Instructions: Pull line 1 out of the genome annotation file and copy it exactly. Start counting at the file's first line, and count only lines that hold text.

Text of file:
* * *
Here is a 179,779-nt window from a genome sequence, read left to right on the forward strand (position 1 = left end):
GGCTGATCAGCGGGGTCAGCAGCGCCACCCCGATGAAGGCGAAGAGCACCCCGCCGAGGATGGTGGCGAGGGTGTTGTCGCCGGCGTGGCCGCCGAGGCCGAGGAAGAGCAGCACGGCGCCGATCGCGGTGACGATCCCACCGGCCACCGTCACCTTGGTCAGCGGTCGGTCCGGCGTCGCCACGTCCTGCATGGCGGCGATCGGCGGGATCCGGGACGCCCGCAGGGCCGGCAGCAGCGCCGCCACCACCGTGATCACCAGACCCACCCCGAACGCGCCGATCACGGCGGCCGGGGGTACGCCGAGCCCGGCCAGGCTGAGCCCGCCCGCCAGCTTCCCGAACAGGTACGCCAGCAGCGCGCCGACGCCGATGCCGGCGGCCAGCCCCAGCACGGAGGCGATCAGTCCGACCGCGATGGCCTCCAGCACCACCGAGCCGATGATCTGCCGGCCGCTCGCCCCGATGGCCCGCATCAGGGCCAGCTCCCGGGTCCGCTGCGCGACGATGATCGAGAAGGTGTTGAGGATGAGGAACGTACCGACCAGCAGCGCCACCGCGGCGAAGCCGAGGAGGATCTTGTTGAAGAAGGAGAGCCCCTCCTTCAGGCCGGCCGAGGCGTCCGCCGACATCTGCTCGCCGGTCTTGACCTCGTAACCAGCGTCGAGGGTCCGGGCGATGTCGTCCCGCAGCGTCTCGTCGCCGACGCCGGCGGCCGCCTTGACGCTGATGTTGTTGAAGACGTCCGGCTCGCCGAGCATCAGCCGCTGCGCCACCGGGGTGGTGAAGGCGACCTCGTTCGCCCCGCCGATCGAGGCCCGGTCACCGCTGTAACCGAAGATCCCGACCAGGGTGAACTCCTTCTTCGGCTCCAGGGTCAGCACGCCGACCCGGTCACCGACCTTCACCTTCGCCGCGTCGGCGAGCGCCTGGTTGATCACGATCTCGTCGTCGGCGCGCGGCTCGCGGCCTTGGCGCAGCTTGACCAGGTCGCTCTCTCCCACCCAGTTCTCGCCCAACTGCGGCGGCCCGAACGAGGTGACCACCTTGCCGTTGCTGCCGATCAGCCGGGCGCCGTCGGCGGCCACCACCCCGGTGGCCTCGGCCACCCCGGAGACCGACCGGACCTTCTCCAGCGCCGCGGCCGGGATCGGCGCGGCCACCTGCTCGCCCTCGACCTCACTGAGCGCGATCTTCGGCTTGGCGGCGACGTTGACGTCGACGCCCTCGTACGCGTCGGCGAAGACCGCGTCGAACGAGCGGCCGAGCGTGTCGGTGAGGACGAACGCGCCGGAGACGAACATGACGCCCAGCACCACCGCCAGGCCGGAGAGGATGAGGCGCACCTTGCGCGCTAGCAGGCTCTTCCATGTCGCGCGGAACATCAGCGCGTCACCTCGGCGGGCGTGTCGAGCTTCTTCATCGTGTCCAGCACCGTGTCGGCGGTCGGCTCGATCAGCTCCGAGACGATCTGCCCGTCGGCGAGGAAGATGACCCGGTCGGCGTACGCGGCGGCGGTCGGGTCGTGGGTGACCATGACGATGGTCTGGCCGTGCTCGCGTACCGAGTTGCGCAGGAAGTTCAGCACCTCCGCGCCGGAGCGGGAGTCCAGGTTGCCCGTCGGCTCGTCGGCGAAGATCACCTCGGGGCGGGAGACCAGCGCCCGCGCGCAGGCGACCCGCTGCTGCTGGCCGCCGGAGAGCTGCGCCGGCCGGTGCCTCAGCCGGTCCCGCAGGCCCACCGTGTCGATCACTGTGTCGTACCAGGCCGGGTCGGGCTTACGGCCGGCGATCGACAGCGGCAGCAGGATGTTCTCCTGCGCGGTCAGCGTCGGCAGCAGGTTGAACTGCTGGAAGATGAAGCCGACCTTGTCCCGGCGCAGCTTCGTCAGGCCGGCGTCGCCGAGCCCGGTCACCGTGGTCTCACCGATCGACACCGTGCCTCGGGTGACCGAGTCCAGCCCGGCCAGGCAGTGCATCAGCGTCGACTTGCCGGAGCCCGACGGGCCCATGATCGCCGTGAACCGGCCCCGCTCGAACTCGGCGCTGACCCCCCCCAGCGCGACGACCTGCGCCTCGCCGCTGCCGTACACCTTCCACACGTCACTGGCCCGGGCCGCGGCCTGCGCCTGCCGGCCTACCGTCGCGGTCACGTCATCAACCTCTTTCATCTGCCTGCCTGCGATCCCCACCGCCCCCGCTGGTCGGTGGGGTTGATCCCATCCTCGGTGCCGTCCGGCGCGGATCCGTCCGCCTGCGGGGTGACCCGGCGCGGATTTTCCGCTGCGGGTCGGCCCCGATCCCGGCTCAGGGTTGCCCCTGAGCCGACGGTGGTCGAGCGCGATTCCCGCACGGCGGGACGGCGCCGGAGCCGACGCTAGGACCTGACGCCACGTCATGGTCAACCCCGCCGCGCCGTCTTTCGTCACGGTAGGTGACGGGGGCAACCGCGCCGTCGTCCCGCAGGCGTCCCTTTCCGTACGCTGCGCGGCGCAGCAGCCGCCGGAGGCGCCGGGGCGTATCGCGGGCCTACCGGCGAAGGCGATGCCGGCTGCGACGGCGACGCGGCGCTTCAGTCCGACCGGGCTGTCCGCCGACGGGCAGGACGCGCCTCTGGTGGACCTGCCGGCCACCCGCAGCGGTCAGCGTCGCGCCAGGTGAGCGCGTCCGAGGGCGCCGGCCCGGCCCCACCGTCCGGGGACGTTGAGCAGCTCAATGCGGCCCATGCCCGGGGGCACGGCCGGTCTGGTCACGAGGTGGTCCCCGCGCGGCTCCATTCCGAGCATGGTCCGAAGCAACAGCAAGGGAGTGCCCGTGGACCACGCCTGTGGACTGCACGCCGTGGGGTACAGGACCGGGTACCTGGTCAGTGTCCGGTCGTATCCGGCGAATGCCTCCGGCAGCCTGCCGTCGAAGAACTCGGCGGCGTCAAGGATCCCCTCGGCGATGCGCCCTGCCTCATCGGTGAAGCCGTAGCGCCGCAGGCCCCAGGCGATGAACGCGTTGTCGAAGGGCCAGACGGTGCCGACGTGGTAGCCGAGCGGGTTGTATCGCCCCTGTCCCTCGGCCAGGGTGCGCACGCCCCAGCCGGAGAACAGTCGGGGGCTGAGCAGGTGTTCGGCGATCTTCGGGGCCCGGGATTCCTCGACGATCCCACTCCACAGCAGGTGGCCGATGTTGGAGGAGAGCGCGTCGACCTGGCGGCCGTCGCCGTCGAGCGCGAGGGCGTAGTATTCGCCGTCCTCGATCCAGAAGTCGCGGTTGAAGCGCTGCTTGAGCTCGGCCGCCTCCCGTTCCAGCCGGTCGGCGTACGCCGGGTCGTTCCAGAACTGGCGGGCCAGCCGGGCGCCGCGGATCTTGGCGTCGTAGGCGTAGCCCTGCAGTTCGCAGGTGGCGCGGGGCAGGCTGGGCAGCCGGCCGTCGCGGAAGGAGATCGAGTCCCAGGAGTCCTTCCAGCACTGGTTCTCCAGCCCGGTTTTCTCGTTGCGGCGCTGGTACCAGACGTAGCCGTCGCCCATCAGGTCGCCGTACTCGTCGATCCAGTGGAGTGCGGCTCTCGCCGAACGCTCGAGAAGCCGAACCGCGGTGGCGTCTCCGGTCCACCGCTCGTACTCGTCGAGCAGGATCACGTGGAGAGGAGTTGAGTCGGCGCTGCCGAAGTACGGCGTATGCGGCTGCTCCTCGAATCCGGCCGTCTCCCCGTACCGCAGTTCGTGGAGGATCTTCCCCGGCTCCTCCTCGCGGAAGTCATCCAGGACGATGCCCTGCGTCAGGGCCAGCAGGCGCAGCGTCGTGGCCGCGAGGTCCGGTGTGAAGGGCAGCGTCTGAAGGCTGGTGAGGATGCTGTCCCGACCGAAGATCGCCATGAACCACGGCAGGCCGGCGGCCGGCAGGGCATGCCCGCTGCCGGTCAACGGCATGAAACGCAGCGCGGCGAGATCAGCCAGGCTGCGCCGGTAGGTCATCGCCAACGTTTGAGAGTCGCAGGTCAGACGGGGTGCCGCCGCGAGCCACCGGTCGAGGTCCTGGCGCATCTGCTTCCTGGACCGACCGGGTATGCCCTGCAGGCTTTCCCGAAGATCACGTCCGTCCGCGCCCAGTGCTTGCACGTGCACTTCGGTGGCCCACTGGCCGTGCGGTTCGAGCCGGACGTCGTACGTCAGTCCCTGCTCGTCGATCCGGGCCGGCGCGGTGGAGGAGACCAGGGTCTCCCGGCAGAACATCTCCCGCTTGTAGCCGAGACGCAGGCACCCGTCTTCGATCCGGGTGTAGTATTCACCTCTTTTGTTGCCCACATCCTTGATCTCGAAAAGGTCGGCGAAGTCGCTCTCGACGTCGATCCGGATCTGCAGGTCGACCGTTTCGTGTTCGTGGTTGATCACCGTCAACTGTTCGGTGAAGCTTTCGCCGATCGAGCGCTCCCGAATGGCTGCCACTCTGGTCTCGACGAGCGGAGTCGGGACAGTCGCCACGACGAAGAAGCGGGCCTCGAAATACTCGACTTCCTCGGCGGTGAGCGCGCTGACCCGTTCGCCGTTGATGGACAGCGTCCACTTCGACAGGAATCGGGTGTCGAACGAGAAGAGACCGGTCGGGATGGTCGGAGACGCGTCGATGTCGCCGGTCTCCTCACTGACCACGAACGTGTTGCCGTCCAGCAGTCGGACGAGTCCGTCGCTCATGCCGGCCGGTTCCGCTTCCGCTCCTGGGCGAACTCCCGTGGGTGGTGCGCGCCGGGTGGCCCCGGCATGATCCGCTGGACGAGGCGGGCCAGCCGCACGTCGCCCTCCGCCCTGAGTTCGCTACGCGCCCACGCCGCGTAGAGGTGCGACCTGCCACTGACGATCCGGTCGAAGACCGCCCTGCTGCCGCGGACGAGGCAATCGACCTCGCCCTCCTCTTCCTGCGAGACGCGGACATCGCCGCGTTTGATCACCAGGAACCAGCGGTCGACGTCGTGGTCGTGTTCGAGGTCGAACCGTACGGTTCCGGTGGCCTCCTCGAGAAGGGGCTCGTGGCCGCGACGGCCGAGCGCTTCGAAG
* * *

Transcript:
Here is a 179,779-nt window from a genome sequence, read left to right on the forward strand (position 1 = left end):